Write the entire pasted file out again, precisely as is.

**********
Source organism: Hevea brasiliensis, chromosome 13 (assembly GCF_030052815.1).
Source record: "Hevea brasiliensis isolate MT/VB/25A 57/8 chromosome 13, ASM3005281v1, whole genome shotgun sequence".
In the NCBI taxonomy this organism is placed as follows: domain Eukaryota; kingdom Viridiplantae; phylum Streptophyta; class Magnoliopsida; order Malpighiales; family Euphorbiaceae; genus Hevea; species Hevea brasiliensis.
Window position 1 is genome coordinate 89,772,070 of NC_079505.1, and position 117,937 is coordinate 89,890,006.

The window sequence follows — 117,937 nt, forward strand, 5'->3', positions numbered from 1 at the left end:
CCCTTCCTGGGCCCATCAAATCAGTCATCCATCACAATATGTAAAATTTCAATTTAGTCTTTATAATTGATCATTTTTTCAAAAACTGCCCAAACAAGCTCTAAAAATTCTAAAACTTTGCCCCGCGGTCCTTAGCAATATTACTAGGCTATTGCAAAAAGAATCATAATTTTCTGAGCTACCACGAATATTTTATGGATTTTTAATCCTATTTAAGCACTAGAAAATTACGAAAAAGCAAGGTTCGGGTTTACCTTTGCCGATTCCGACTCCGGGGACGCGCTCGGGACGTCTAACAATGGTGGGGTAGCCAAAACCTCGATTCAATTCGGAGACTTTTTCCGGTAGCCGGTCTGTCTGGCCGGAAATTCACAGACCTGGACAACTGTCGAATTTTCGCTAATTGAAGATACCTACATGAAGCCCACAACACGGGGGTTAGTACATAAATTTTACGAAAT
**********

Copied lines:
Source organism: Hevea brasiliensis, chromosome 13 (assembly GCF_030052815.1).
Source record: "Hevea brasiliensis isolate MT/VB/25A 57/8 chromosome 13, ASM3005281v1, whole genome shotgun sequence".
In the NCBI taxonomy this organism is placed as follows: domain Eukaryota; kingdom Viridiplantae; phylum Streptophyta; class Magnoliopsida; order Malpighiales; family Euphorbiaceae; genus Hevea; species Hevea brasiliensis.
Window position 1 is genome coordinate 89,772,070 of NC_079505.1, and position 117,937 is coordinate 89,890,006.

The window sequence follows — 117,937 nt, forward strand, 5'->3', positions numbered from 1 at the left end:
CCCTTCCTGGGCCCATCAAATCAGTCATCCATCACAATATGTAAAATTTCAATTTAGTCTTTATAATTGATCATTTTTTCAAAAACTGCCCAAACAAGCTCTAAAAATTCTAAAACTTTGCCCCGCGGTCCTTAGCAATATTACTAGGCTATTGCAAAAAGAATCATAATTTTCTGAGCTACCACGAATATTTTATGGATTTTTAATCCTATTTAAGCACTAGAAAATTACGAAAAAGCAAGGTTCGGGTTTACCTTTGCCGATTCCGACTCCGGGGACGCGCTCGGGACGTCTAACAATGGTGGGGTAGCCAAAACCTCGATTCAATTCGGAGACTTTTTCCGGTAGCCGGTCTGTCTGGCCGGAAATTCACAGACCTGGACAACTGTCGAATTTTCGCTAATTGAAGATACCTACATGAAGCCCACAACACGGGGGTTAGTACATAAATTTTACGAAAT